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Jim Lentini: What does health-care reform mean for you?

Posted: April 26, 2010 4:13 p.m.
Updated: April 27, 2010 4:55 a.m.
 
I just returned from a seminar sponsored by the Foundation for Health Coverage Education, which explained more about the health plan the president signed into law on March 23. Please note, these details may/will change as the implementation costs of this program over time change dramatically, according to the experts in the health insurance industry.

Following are the highlights of the plan that we know about at this time:

Uninsured individuals 
* Interim high-risk pool for the uninsured with pre-existing conditions: Effective 90 days after enactment. It provides eligible individuals with pre-existing health conditions access to high-risk pool insurance. This provision ends when exchanges are available.

* Coverage for the uninsured with pre-existing conditions is effective in 2014. It provides eligible individuals with pre-existing health conditions access to insurance. Health plans can no longer exclude coverage for treatments based on pre-existing health conditions.

* The individual mandate to purchase health insurance is effective in 2014. It requires most individuals to obtain qualifying health insurance coverage, or pay a penalty (for individuals) of $95 for 2014, $325 for 2015 and $695 for 2016 (or up to 2.5 percent of taxable income in 2016).

Families will pay up to three times the amount, up to a cap of $2,085 per family. After 2016, dollar amounts are indexed. If affordable coverage is not available to an individual, they will not be penalized. Note: Exempt individuals include those with religious objections, undocumented immigrants, those without coverage for less than three months and Native Americans.

Children
* Coverage for children with pre-existing conditions is effective six months after enactment. Health plans can no longer deny coverage to children with pre-existing conditions.

* Dependents may remain on their parent's insurance until their 26th birthday, effective on the first plan renewal that occurs six months after enactment. It requires a health plan that provides dependent coverage for children to continue to make coverage available to an employee's dependents until age 26, at the parent's choice.

Privately insured individuals
* Health plans can no longer drop people from coverage when they get sick, effective six months after enactment.

* Health plans no longer place lifetime caps/limits on coverage, effective six months after enactment.

* Free preventative care under new plans; Effective six months after enactment. Requires new private plans to cover preventive services with no cost sharing.

* Consumers have access to an effective internal and external appeals process, effective six months after enactment.

* Plans must put more premium dollars into care, effective on Jan. 1, 2011. The medical-loss ratio requires plans in the individual and small group market to spend 80 percent of premiums on medical services, and plans in the large group market to spend 85 percent. Insurers that don't meet these thresholds must provide rebates to policy holders.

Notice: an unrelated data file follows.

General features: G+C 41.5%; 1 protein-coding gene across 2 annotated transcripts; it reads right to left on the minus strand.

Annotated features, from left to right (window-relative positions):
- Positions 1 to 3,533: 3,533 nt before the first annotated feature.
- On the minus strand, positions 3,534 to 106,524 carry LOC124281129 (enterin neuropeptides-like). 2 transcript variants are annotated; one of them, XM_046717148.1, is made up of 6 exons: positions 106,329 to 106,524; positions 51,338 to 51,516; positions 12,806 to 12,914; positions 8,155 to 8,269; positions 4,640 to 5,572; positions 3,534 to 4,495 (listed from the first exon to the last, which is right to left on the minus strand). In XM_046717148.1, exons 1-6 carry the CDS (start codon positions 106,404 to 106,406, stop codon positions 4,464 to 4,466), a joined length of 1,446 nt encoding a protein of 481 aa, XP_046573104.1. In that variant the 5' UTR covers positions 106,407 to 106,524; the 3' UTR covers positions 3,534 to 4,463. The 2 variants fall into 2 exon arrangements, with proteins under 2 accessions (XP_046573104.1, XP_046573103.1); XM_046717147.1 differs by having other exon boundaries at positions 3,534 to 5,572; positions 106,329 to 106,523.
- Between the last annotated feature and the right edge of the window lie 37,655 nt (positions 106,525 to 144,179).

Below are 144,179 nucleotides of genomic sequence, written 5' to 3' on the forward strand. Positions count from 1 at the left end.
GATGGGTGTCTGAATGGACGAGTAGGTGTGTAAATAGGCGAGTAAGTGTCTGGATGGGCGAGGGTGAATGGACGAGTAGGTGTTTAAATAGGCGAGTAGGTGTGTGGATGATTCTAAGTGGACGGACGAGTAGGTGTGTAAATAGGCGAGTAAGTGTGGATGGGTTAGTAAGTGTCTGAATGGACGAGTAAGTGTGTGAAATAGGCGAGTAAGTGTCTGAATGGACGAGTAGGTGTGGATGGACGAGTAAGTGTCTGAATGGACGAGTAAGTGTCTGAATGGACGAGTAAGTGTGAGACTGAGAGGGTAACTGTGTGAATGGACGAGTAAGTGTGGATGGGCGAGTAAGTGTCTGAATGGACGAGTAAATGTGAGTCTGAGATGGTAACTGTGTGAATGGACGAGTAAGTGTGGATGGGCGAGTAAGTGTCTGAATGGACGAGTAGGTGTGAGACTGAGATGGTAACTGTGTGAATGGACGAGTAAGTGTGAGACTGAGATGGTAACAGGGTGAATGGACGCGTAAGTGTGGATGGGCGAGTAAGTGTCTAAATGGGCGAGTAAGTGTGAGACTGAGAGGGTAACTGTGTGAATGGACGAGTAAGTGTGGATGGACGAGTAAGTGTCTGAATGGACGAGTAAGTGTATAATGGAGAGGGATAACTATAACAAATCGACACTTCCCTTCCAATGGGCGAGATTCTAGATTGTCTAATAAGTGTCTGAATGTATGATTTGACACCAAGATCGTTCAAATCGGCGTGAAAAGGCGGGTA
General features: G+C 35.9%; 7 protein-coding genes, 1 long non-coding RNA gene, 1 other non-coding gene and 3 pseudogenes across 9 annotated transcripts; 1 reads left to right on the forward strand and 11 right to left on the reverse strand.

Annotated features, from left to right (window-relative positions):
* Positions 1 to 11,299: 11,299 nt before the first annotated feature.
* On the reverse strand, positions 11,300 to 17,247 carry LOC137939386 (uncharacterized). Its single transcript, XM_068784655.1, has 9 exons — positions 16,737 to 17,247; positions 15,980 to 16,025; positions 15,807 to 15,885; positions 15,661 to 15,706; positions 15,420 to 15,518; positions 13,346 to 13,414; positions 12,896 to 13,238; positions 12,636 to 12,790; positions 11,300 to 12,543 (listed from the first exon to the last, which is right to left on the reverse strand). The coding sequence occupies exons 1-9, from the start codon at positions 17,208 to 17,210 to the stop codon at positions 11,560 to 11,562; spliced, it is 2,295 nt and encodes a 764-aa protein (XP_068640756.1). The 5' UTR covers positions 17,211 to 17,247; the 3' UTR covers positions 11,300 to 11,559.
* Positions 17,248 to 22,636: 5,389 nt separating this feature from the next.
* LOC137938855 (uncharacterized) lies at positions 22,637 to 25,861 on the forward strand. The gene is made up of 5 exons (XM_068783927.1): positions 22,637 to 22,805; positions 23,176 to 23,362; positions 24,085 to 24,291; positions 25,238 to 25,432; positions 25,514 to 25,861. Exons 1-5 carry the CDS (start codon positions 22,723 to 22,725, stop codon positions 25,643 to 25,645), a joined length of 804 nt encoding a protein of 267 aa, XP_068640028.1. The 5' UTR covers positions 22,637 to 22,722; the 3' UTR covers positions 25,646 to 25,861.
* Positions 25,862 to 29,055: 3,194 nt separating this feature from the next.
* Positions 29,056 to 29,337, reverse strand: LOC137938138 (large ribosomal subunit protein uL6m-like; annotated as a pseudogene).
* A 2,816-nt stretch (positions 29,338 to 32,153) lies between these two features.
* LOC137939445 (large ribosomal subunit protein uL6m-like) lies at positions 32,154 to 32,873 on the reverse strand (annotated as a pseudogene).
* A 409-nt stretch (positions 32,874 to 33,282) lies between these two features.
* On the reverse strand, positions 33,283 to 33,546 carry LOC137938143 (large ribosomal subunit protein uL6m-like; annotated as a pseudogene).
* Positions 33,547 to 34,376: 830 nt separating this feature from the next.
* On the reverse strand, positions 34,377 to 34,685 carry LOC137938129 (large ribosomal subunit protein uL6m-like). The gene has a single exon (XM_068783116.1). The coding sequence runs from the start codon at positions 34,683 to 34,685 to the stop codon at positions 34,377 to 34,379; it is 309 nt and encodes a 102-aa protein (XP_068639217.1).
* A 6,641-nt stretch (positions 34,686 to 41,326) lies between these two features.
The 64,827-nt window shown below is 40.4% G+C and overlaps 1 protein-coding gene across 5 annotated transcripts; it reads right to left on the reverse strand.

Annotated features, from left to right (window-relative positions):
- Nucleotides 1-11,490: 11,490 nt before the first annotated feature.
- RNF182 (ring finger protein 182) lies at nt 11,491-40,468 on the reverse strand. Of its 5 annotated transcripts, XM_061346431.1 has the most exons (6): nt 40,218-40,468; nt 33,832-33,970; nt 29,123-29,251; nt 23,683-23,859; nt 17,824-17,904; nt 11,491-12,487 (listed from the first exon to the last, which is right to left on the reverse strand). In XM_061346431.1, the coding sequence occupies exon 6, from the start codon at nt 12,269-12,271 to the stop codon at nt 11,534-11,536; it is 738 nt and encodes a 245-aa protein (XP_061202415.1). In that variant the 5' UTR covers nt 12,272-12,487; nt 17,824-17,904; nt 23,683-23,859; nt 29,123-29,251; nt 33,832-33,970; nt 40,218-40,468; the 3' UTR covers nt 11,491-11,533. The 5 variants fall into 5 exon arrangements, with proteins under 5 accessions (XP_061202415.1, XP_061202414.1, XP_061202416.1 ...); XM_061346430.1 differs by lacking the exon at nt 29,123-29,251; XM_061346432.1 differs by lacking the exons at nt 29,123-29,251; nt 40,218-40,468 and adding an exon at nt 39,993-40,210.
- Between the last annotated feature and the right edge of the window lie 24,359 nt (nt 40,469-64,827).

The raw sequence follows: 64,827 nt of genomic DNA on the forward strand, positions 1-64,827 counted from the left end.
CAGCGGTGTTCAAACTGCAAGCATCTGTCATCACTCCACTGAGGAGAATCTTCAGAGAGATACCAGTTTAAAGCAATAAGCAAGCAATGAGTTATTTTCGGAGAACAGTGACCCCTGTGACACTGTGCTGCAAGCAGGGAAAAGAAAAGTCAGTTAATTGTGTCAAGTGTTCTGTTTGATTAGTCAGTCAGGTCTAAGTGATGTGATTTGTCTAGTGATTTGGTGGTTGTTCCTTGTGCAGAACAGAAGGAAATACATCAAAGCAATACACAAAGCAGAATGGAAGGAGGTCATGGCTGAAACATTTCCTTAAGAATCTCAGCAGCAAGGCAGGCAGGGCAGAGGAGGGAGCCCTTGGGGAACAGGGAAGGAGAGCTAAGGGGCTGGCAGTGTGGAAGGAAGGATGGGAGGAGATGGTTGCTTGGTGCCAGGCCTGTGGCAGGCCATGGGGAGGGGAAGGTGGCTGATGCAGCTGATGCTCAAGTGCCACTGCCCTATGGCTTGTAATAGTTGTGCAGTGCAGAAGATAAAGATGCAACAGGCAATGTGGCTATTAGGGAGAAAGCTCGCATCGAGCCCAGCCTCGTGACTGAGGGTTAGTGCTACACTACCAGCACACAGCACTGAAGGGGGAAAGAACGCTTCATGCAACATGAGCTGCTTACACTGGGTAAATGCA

* Prohibiting health coverage discrimination in favor of higher-wage employees is effective six months after enactment. It prevents new group health plans from establishing eligibility rules for health care coverage that have the effect of discriminating in favor of higher-wage employees.

* Help for early retirees is effective 90 days after enactment.

It creates a temporary re-insurance program (until exchanges are available) to help offset the cost of expensive health claims for employers that provided health benefits for retirees age 55-64.

General reforms
* Increased funding to community health centers, to increase the number of patients served over the next five years, effective beginning in fiscal year 2010.

* Increase the number of primary care doctors, nurses and public-health professionals, by providing new investment in training programs: Effective beginning in fiscal year 2010.

* Provide money to states to establish health-insurance consumer assistance offices to help consumers file complaints and appeals: Effective beginning in fiscal year 2010.

* Creates a long-term care insurance program, to be paid for by voluntary payroll deductions to provide benefits to those who become functionally disabled, effective beginning on Jan. 1, 2011.

Be advised, the information noted above is one portion of the 2,800-plus-page bill and its amendments printed at this time.

I will report other issues of the bill in future columns. What appears to be unfolding about this bill is that it will be very costly and will greatly expand government invasion into an industry important to all of us, that represents one-sixth of America's GDP.

The Foundation for Health Coverage Education noted its research concluded that of those individuals without health insurance in California, 80 percent would qualify for public insurance plans already in existence.

Remember what former President Ronald Reagan said: "The nine scariest words in America are, ‘Hi, I'm from the government, here to help you.'"

Jim Lentini, CLU, ChFC, IAR is president of Lentini Insurance & Investments Inc. His column reflects his own views and not necessarily those of The Signal.

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